More than 500 delivery businesses worldwide have collectively cut more than 11,000 metric tons of carbon emissions thanks to their adoption of route optimization technology. This is according to emissions data released by Vancouver-based tech company Routific today and audited by Offsetters Clean Technology.
The report is the final step in the due diligence process for a $1.8 million grant awarded to Routific by Sustainable Development Technology Canada, a foundation created by the Government of Canada to fund new clean technologies.
Routific’s route optimization platform, inspired by the foraging behaviors of honey bees, leverages advanced algorithms powered by artificial intelligence. The technology shortens delivery routes by an average of 20%, lowering congestion in major urban areas, and helping delivery fleets reduce their fuel consumption and time spent on the road.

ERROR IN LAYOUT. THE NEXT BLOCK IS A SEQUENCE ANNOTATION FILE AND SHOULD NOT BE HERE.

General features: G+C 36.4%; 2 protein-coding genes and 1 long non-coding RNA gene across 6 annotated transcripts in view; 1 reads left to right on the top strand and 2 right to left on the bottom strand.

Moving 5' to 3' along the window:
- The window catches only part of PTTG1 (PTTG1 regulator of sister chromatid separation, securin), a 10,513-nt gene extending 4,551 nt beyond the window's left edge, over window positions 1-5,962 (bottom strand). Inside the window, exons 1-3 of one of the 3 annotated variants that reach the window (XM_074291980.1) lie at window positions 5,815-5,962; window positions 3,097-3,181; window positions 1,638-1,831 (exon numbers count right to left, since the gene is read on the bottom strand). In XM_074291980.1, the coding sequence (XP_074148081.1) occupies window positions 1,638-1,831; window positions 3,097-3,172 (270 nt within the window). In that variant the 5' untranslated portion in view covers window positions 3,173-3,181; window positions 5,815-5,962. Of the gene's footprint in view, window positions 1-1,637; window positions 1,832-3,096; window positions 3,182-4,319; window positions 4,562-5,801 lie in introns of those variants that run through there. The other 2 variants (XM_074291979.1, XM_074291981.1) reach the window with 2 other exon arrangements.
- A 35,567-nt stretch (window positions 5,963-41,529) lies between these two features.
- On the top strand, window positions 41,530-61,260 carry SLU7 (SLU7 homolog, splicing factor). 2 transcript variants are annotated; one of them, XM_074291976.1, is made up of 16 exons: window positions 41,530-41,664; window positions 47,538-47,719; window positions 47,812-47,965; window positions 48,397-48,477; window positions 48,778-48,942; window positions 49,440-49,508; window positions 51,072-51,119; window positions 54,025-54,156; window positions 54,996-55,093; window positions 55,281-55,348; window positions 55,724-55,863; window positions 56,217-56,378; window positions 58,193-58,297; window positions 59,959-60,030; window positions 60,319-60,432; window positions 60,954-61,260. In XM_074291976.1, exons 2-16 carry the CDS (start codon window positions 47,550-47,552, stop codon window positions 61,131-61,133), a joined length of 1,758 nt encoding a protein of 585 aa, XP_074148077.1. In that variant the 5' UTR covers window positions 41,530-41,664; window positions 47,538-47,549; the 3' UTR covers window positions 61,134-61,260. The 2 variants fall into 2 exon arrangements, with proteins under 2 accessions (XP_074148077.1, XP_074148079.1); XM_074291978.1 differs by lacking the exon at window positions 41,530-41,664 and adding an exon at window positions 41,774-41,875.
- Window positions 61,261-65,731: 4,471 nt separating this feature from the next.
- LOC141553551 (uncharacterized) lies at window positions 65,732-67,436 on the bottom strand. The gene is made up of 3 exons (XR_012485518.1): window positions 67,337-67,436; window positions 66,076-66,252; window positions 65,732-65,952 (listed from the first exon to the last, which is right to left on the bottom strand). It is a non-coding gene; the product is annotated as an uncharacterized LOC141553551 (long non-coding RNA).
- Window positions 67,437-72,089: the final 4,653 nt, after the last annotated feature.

The result has been a reduction in 11,322 metric tons of greenhouse gas emissions in 2019.
‘Last Mile’ deliveries to worsen commutes, increase pollutants
The World Economic Forum projects a 36% rise in the number of delivery vehicles in the top 100 cities globally by 2030. Researchers estimate emissions from last mile delivery traffic will increase by nearly a third, and congestion will rise by more than 21%.
Faced with the burden of manual route planning, rising fuel costs, and an increased awareness of the climate crisis, delivery businesses have turned to cleantech solutions like route optimization algorithms.
Still, many local delivery businesses remain in the dark. Routific surveyed 11,246 businesses and uncovered a shocking truth: 72% of them are still planning the routes for their delivery drivers manually.